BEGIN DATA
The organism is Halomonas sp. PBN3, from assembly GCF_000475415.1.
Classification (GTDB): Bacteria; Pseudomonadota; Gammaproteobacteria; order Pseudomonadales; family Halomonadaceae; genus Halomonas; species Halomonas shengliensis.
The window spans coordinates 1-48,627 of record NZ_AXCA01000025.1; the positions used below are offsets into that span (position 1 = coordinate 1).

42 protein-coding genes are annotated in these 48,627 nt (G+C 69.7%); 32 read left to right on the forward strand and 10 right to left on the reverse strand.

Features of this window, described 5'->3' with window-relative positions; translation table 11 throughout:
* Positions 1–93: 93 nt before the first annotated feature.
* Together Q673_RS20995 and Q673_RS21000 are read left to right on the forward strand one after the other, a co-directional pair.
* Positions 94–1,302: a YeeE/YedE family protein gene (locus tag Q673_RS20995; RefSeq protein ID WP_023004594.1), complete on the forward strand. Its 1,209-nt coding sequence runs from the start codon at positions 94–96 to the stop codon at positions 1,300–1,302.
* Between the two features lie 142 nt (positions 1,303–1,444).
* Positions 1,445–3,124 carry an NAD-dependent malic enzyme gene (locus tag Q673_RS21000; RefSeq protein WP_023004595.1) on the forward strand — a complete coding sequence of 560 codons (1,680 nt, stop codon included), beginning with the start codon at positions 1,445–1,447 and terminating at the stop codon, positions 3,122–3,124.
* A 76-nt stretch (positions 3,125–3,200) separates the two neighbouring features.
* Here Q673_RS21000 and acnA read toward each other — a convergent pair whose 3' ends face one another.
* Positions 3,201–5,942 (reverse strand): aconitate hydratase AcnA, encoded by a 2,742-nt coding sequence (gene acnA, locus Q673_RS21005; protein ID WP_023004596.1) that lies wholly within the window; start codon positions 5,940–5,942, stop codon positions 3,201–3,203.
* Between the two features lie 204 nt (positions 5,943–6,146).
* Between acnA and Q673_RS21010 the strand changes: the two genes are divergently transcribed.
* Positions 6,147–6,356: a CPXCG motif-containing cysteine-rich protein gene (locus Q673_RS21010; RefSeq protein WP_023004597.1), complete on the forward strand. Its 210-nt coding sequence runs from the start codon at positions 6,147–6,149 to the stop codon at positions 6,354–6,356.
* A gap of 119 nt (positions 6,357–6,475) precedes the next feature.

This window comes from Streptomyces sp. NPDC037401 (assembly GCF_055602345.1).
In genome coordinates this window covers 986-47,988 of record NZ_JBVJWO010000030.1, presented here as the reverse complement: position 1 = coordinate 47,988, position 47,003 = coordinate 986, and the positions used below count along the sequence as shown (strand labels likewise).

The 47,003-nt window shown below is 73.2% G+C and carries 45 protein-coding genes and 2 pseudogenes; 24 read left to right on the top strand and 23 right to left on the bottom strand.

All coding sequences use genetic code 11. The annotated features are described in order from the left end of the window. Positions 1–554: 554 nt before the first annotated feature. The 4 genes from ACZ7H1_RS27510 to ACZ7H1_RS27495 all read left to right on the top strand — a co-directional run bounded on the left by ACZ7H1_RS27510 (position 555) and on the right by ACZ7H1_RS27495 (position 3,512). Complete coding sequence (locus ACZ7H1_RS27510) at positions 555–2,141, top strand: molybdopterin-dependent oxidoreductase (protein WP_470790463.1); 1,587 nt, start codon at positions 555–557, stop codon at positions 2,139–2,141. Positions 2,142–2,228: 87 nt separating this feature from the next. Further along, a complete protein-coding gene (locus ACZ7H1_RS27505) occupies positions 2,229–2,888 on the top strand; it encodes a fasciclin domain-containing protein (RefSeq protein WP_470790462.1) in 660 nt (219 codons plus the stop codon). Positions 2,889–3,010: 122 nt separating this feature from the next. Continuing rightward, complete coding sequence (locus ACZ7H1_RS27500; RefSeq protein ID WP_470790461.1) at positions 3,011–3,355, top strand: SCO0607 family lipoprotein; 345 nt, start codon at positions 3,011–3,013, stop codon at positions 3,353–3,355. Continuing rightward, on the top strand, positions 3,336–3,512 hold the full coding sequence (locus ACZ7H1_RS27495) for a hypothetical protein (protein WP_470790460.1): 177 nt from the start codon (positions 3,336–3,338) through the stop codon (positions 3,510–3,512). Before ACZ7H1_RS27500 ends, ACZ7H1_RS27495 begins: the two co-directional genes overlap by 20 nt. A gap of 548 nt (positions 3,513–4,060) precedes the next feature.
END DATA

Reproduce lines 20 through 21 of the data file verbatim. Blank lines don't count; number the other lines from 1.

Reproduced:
The 47,003-nt window shown below is 73.2% G+C and carries 45 protein-coding genes and 2 pseudogenes; 24 read left to right on the top strand and 23 right to left on the bottom strand.

All coding sequences use genetic code 11. The annotated features are described in order from the left end of the window. Positions 1–554: 554 nt before the first annotated feature. The 4 genes from ACZ7H1_RS27510 to ACZ7H1_RS27495 all read left to right on the top strand — a co-directional run bounded on the left by ACZ7H1_RS27510 (position 555) and on the right by ACZ7H1_RS27495 (position 3,512). Complete coding sequence (locus ACZ7H1_RS27510) at positions 555–2,141, top strand: molybdopterin-dependent oxidoreductase (protein WP_470790463.1); 1,587 nt, start codon at positions 555–557, stop codon at positions 2,139–2,141. Positions 2,142–2,228: 87 nt separating this feature from the next. Further along, a complete protein-coding gene (locus ACZ7H1_RS27505) occupies positions 2,229–2,888 on the top strand; it encodes a fasciclin domain-containing protein (RefSeq protein WP_470790462.1) in 660 nt (219 codons plus the stop codon). Positions 2,889–3,010: 122 nt separating this feature from the next. Continuing rightward, complete coding sequence (locus ACZ7H1_RS27500; RefSeq protein ID WP_470790461.1) at positions 3,011–3,355, top strand: SCO0607 family lipoprotein; 345 nt, start codon at positions 3,011–3,013, stop codon at positions 3,353–3,355. Continuing rightward, on the top strand, positions 3,336–3,512 hold the full coding sequence (locus ACZ7H1_RS27495) for a hypothetical protein (protein WP_470790460.1): 177 nt from the start codon (positions 3,336–3,338) through the stop codon (positions 3,510–3,512). Before ACZ7H1_RS27500 ends, ACZ7H1_RS27495 begins: the two co-directional genes overlap by 20 nt. A gap of 548 nt (positions 3,513–4,060) precedes the next feature.